Having a dog is excellent for your health. For at least half of the roughly 50,000 years that modern humans have existed, it’s been with dogs wagging by our side. And long before we started breeding dogs specifically as companions—from manicured lapdogs to professionally trained service dogs—their survival depended on being finely attuned to the moods and behaviors of the humans they joined on hunts. In the course of domestication, dogs became natural support systems for humans.
It’s no surprise, then, that modern science recognizes the benefits they have to our moods. Dogs have been shown to improve stress and lower blood pressure, and especially to increase physical activity in people who might otherwise be sedentary. Widely deployed, dogs can even help lower personal, professional, and governmental medical costs. Consider canines a public health tool, in a sense: As more Americans adopt dogs, we have the potential to become a healthier nation as a result.
Like many health preventatives, dogs are expensive. Dog food prices are on the rise. Group classes for basic obedience training average around $50 per hour. Training a dog for support or therapy purposes—that is, turning a dog into a specialized intervention for a health ailment—is even more expensive. The highest expense, though, is the one over which owners have the least control: vet care. Routine visits can cost between $700 and $1,500 per year, between doctors’ fees and vaccines. And then there are emergencies. The majority of American dog owners today cannot afford emergency vet care. It’s no wonder that emergency pet surgeries are such a popular GoFundMe category.
Given that the world is becoming an increasingly stressful place (with which dogs are uniquely positioned to help!), I would like to propose that the time is right for universal vet care.
Of course, we should have universal medical care for humans, too. Given a choice for one or the other, people need their medical bills taken care of first—no question. But our politicians clearly are not going to agree on health care reform anytime soon, given that it’s one of the most politically divisive topics in the country. Dogs, on the other hand, are something people seem to agree on across the political spectrum. If researchers agree that dogs make for a healthier America, and Americans’ love of dogs bridges the political divide, then health care reform for our pets could be the way toward a more unified conversation about healthier lives for all of us.
The similarities between human and pet health care are hard to miss. The pet insurance industry, like its human counterpart, is somewhat broken. Since the start of the pandemic, it has enjoyed double-digit growth as families try to plan for emergency situations for their furry loved ones. But most insurance doesn’t cover routine visits, vaccines, or preexisting conditions, thus being of little help to most owners who adopt dogs with special needs or those who are looking for a new plan for their ill pet. Plans that provide more comprehensive coverage can cost up to $155 per month. To add to the insult, regardless of the price point, monthly premiums for dogs are double those for cats. Dogs are both more susceptible to diseases and easier to care for than cats.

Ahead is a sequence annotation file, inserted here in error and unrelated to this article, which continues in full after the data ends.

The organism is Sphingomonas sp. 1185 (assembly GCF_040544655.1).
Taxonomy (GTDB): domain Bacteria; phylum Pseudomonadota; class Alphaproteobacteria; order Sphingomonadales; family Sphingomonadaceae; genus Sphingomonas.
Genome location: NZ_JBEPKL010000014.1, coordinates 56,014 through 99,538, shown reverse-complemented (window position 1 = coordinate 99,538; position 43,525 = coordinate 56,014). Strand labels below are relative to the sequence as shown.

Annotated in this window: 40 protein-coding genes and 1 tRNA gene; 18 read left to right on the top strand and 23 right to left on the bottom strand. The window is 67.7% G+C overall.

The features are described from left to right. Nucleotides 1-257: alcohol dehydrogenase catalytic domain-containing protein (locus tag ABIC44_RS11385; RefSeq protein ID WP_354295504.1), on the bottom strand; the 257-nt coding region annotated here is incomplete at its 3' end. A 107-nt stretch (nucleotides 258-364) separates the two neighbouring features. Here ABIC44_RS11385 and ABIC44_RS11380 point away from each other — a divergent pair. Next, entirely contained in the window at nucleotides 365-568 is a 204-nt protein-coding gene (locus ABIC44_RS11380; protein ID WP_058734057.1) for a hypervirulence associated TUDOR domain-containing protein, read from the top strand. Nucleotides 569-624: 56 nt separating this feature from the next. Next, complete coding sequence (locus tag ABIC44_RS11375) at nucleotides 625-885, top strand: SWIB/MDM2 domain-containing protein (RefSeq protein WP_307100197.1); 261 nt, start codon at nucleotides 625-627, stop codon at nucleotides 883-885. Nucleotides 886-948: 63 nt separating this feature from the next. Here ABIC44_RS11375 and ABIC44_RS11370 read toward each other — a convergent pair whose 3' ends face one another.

The most important question rescues and shelters pose to potential adopters is: Can you afford to take your dog to the vet? To prove that one is able to take care of a dog’s medical needs, one pays a rehoming or adoption fee, which run around $500 on average. (Four hundred thousand dogs are euthanized per year in the U.S. Overcrowded shelters should be lowering the barriers to adopting dogs—not making people prove that they have spare cash lying around.) The irony of this is that people who stand to benefit the most from dogs are the ones who are struggling to maintain basic stability, and who may have a harder time paying the fee and for subsequent care. Data show extraordinary success with the introduction of dog programs into just about any “at risk” population. Prison animal programs across the country are thriving and boast much lower recidivism among inmates who worked with animals in training programs. Dog training programs are used to rehabilitate at-risk youth, and therapy dogs work in long-term care environments like nursing homes. Service dogs famously help alleviate everything from depression to PTSD to addiction. But if you’re already managing your own ailments, it’s unfair that you have to pay for those of a therapy dog as well—it’s like finding out that your insurance doesn’t cover the medication your doctor has prescribed you.
It’s increasingly clear just how much dog owners get out of having their dogs always nearby. People are buying high-tech pet cameras in order to stay connected while apart, and the dog portrait industry is booming. Some are buying homes just to give their dogs better lives. Many are fighting for more and more dog-friendly environments, from the workplace to college dorms to subways (and who can forget the short sliver of time when emotional support animals were allowed on flights?). Many people refer to their pets as family and see themselves as their pets’ parents. Affordable veterinary care should be the next frontier of dogs’ expanding importance in our lives.
Yes, there are many expenses when it comes to dogs—from kibble to dog walker services— and we don’t all need that pet portrait or the latest fancy dog food delivered to our door. But those who want to live with dogs shouldn’t ever have to lose sleep worrying about how to cover their beloved pets’ medical bills. Life with a dog should not be a luxury.